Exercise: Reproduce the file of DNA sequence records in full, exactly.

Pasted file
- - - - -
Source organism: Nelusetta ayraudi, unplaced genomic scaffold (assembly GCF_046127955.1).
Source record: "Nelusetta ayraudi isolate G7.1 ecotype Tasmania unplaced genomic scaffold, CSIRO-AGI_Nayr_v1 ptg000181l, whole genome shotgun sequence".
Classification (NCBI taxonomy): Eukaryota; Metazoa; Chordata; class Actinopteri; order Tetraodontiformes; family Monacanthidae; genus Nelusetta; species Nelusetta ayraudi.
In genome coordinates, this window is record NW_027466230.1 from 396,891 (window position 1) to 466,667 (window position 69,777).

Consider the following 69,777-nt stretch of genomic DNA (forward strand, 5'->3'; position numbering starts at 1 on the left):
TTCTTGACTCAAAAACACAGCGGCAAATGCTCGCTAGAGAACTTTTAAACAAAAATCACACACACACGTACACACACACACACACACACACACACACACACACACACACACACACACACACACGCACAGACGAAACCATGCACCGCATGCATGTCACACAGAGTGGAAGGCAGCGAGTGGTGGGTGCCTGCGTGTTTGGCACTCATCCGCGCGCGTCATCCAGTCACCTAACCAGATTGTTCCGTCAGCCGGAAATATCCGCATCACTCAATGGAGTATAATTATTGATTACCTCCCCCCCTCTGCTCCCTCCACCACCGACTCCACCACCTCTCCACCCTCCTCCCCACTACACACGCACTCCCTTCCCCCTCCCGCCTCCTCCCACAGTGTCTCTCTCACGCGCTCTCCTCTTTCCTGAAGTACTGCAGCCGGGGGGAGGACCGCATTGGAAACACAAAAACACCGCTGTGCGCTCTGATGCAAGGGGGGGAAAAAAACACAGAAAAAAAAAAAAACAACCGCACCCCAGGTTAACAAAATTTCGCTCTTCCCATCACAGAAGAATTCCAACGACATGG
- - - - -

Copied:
Source organism: Nelusetta ayraudi, unplaced genomic scaffold (assembly GCF_046127955.1).
Source record: "Nelusetta ayraudi isolate G7.1 ecotype Tasmania unplaced genomic scaffold, CSIRO-AGI_Nayr_v1 ptg000181l, whole genome shotgun sequence".
Classification (NCBI taxonomy): Eukaryota; Metazoa; Chordata; class Actinopteri; order Tetraodontiformes; family Monacanthidae; genus Nelusetta; species Nelusetta ayraudi.
In genome coordinates, this window is record NW_027466230.1 from 396,891 (window position 1) to 466,667 (window position 69,777).

Consider the following 69,777-nt stretch of genomic DNA (forward strand, 5'->3'; position numbering starts at 1 on the left):
TTCTTGACTCAAAAACACAGCGGCAAATGCTCGCTAGAGAACTTTTAAACAAAAATCACACACACACGTACACACACACACACACACACACACACACACACACACACACACACACACACACACGCACAGACGAAACCATGCACCGCATGCATGTCACACAGAGTGGAAGGCAGCGAGTGGTGGGTGCCTGCGTGTTTGGCACTCATCCGCGCGCGTCATCCAGTCACCTAACCAGATTGTTCCGTCAGCCGGAAATATCCGCATCACTCAATGGAGTATAATTATTGATTACCTCCCCCCCTCTGCTCCCTCCACCACCGACTCCACCACCTCTCCACCCTCCTCCCCACTACACACGCACTCCCTTCCCCCTCCCGCCTCCTCCCACAGTGTCTCTCTCACGCGCTCTCCTCTTTCCTGAAGTACTGCAGCCGGGGGGAGGACCGCATTGGAAACACAAAAACACCGCTGTGCGCTCTGATGCAAGGGGGGGAAAAAAACACAGAAAAAAAAAAAAACAACCGCACCCCAGGTTAACAAAATTTCGCTCTTCCCATCACAGAAGAATTCCAACGACATGG